I have a guest writer for this post.
With reference to the four Proms concerts we attended in London, I convinced Andrew’s father to write a description of what we heard. He agreed to do so, on condition that I never repeat my request.
The Royal Albert Hall is so large and so cavernous that the listener, entering the Hall, cannot help but be skeptical that the Hall will prove satisfactory for an orchestral concert.
And the acoustics of the Hall are not good. In some parts of the Hall, such as the stalls, the acoustics are very poor, perhaps fatally so. In other parts of the Hall, such as the loggia and second tier, the sound is much better, but reverberation time in the Hall is problematic no matter the seat location. Reverberation time is too long, and reverberation time is different in different parts of the Hall. One can never be certain that listeners in different parts of the Hall are hearing the same thing. In truth, the Hall should not be used for orchestral concerts.
Nonetheless, as happens in any hall, suitable or unsuitable, the ear quickly adjusts. The four orchestras we heard in The Royal Albert Hall sounded much the same as they do in other concert venues, lacking mostly “presence”, which suggests that I should not make too much of the Hall’s deficient acoustics.
The two American orchestras we heard did not make a good showing, but neither did the Vienna Philharmonic. Only the Leipzig Gewandhaus Orchestra managed to cover itself with glory, and that glory was not unqualified.
The Vienna and Leipzig orchestras both played on weeknights, but—other than day tickets—all tickets to their Proms appearances had sold out long in advance of their concerts. The San Francisco and Boston orchestras both played on weekend nights, but their concerts did not sell out. The American orchestras played to nothing approaching full houses, and much of the audience in attendance on both nights concentrated not on listening to the music but on spreading tubercular material.
The San Francisco Symphony’s performance of Mahler’s Seventh Symphony simply had to be written off. The playing was rough—a good youth ensemble would surely have offered a more accurate presentation of this score—and the orchestra never mustered the full array of sound required by Mahler, from fully-supported pianissimos to fortissimos filling the hall with splendor. The orchestra provided one of the least satisfactory Mahler performances I have ever heard. I have no idea what Michael Tilson Thomas was trying to do in this score, and I have little doubt that Michael Tilson Thomas had no idea what he was trying to do, either. By any standard, this was a provincial performance by a provincial ensemble and it should never have left the confines of Davies Hall.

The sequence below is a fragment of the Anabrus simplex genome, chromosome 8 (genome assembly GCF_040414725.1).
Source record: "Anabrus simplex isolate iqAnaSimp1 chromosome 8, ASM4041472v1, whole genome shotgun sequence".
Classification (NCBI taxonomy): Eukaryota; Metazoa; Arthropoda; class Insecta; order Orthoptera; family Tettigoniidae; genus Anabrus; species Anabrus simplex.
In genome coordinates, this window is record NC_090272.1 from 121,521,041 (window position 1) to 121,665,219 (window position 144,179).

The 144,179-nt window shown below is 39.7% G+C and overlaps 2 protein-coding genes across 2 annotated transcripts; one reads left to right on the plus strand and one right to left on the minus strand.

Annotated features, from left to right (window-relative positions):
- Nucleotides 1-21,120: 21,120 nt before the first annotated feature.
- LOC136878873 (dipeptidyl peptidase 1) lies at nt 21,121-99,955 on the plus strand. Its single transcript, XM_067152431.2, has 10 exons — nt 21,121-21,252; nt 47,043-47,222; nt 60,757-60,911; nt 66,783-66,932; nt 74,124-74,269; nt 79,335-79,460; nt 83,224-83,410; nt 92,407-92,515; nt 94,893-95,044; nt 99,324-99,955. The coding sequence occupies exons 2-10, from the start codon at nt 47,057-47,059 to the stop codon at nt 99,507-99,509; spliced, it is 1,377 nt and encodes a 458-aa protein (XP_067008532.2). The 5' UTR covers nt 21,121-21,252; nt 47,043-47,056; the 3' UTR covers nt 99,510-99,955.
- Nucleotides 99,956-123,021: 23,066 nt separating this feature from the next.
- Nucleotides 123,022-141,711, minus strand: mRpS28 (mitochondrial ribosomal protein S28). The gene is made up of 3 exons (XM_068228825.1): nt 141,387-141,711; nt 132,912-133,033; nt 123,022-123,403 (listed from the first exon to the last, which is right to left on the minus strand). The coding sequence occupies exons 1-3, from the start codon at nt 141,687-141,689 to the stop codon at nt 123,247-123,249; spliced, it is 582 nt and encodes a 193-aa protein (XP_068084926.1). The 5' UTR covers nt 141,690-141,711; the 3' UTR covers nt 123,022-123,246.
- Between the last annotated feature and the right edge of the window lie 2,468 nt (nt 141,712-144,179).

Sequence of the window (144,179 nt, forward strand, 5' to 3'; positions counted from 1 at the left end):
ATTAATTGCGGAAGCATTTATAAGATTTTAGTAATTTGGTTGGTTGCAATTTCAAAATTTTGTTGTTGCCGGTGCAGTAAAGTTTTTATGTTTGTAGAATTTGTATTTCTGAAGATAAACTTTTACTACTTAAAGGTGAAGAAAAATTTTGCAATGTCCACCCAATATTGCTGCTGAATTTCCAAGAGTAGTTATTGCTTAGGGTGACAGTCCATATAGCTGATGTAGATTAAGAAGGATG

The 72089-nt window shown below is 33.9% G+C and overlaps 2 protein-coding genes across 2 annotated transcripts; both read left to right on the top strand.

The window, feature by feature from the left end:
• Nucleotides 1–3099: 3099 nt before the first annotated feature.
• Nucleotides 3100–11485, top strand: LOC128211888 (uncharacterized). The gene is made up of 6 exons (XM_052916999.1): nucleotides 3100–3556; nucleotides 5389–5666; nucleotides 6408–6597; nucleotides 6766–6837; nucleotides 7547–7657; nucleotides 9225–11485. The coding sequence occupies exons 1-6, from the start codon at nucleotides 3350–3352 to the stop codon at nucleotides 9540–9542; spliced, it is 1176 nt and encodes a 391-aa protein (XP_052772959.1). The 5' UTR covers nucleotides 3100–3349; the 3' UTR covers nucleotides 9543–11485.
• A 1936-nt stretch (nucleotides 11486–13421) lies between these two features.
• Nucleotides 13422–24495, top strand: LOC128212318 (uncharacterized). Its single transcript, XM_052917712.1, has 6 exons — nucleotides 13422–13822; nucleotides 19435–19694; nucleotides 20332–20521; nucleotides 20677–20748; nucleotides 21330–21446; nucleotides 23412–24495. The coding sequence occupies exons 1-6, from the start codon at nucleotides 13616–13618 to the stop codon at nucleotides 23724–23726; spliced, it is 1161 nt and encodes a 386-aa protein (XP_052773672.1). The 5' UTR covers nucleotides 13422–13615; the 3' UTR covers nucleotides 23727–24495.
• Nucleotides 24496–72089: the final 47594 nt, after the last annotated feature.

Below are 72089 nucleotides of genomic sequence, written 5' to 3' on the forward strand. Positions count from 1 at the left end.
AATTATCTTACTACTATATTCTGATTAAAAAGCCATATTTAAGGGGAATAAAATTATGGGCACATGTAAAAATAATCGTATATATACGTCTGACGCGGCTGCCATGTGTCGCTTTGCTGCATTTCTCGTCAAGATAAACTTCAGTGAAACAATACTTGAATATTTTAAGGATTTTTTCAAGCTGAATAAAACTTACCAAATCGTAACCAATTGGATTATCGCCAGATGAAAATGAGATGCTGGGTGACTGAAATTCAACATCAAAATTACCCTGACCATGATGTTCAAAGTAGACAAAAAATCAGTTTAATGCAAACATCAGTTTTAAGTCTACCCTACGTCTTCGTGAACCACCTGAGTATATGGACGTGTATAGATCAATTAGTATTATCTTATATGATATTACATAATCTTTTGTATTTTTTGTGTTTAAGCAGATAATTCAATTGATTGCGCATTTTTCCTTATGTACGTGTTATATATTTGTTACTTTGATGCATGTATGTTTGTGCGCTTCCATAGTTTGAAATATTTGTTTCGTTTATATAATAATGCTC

The Vienna Philharmonic can play Schubert’s Symphony No. 5 and Bruckner’s Symphony No. 4 in its sleep. Awake and under Daniel Barenboim’s guidance, however, the Vienna Philharmonic had trouble negotiating its way through either work. I note this despite the fact that some members of the orchestra appeared to be slumbering through much of the performance.
It was clear that the members of the Vienna Philharmonic did not like Barenboim and had no interest in playing their best for him. There were some entrances so ragged that they had to have been deliberate, and others so shockingly late that they had clearly been mapped out in advance, created to raise Barenboim’s hackles.
The Vienna Philharmonic does this sort of thing whenever it dislikes a conductor, or has any kind of grievance against him. This behavior is very disrespectful toward its audience.
Years ago, I swore that I would never again attend a concert of the Vienna Philharmonic on tour. In the early 1990’s, I heard the orchestra intentionally undercut Claudio Abbado in a performance of the Bruckner Fourth on the U.S. Eastern Seaboard. After that tour concluded, Abbado swore never again to tour with the orchestra, and he has kept his vow.
I have been unable to keep mine, however, because the sound of the Vienna Philharmonic is so beautiful that I cannot resist the opportunity to hear the orchestra in person, no matter how slovenly the playing may be.